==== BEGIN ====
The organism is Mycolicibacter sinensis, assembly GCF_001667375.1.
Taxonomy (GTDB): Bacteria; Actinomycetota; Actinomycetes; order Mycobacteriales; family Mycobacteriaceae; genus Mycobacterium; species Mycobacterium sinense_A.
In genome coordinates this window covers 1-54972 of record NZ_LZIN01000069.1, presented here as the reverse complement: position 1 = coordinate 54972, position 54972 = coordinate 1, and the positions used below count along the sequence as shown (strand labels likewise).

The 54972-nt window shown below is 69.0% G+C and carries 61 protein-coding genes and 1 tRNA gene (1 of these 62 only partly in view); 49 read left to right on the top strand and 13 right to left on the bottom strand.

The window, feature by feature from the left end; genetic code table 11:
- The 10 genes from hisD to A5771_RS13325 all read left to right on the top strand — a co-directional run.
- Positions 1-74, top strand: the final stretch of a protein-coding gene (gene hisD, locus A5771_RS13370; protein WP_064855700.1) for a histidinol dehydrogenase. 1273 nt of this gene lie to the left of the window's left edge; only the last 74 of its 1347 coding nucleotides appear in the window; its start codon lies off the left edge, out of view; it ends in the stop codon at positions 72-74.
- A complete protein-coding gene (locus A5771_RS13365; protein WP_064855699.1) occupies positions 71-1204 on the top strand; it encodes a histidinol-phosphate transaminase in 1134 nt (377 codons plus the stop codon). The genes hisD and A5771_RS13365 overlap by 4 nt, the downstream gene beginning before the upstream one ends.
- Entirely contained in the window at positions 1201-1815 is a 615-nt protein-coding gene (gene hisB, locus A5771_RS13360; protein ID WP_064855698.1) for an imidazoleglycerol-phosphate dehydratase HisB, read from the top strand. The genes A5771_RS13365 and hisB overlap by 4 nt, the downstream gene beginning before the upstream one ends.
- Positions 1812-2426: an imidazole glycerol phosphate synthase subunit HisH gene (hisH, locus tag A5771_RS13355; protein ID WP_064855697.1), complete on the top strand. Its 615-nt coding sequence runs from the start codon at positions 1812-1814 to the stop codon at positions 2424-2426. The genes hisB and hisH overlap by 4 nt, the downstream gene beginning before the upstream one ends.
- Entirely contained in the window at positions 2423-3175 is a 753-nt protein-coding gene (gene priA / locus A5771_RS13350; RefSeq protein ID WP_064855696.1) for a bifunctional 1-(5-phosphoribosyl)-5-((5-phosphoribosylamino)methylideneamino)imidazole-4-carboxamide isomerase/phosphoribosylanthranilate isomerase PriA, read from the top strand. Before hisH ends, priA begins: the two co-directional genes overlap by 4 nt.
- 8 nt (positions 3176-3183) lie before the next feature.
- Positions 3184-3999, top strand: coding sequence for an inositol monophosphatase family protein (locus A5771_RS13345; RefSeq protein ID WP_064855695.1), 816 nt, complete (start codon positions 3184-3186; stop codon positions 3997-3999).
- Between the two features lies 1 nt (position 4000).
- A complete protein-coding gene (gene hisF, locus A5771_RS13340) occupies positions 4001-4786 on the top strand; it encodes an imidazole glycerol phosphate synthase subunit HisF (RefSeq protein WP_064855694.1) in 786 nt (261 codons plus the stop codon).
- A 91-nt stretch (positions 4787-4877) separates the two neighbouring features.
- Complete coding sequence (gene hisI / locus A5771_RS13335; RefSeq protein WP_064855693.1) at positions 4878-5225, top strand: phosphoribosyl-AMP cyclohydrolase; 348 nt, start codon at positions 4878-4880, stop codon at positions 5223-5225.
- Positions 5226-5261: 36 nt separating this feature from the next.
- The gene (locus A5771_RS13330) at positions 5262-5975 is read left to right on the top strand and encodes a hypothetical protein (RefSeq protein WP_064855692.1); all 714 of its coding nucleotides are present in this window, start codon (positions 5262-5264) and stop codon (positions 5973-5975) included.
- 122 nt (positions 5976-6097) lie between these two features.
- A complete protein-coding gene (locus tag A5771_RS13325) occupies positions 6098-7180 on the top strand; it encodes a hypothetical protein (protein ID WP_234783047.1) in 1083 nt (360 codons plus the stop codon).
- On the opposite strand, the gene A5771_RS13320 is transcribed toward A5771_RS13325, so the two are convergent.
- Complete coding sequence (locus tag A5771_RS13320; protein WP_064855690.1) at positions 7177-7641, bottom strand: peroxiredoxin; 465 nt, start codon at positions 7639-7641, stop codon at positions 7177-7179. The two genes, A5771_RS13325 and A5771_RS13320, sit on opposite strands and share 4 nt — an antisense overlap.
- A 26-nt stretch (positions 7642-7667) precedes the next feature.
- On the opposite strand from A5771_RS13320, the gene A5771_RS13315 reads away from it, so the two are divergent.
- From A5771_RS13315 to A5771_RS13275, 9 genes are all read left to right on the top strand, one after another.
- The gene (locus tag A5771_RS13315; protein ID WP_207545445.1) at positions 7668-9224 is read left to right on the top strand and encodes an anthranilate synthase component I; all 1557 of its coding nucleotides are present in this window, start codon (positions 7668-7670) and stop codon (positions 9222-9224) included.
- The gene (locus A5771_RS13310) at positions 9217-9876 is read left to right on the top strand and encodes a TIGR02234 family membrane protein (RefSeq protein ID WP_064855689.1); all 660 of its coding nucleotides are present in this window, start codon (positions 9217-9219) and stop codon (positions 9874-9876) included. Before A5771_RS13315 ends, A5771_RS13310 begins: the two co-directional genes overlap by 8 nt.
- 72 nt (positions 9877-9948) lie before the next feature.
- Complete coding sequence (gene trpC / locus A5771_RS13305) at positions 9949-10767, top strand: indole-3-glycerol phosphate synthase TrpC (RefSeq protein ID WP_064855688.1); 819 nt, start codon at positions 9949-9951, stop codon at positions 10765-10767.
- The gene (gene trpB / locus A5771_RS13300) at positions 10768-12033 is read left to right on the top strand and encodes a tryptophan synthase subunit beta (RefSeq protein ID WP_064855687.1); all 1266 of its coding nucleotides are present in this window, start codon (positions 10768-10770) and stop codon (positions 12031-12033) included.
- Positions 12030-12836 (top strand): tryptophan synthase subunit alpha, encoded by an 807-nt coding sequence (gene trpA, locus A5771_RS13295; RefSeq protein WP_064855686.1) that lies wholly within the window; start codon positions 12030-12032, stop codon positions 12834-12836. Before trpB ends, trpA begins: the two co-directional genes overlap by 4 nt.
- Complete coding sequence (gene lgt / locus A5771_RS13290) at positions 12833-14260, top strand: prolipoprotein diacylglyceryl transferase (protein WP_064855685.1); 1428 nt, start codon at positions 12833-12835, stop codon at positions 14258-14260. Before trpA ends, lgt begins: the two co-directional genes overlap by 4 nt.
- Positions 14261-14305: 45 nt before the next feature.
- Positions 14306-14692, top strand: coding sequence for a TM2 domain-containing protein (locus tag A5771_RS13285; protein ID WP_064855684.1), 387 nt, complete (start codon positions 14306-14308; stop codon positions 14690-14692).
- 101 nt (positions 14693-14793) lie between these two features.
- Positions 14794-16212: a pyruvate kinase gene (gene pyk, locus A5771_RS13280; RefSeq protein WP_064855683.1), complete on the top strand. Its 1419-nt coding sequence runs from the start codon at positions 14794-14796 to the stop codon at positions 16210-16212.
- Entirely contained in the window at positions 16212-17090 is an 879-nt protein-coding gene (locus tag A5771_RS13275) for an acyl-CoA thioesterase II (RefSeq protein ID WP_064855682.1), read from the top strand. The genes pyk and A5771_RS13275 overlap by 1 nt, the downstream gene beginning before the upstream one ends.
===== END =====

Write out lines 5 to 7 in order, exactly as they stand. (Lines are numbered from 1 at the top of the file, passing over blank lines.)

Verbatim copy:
The window, feature by feature from the left end; genetic code table 11:
- The 10 genes from hisD to A5771_RS13325 all read left to right on the top strand — a co-directional run.
- Positions 1-74, top strand: the final stretch of a protein-coding gene (gene hisD, locus A5771_RS13370; protein WP_064855700.1) for a histidinol dehydrogenase. 1273 nt of this gene lie to the left of the window's left edge; only the last 74 of its 1347 coding nucleotides appear in the window; its start codon lies off the left edge, out of view; it ends in the stop codon at positions 72-74.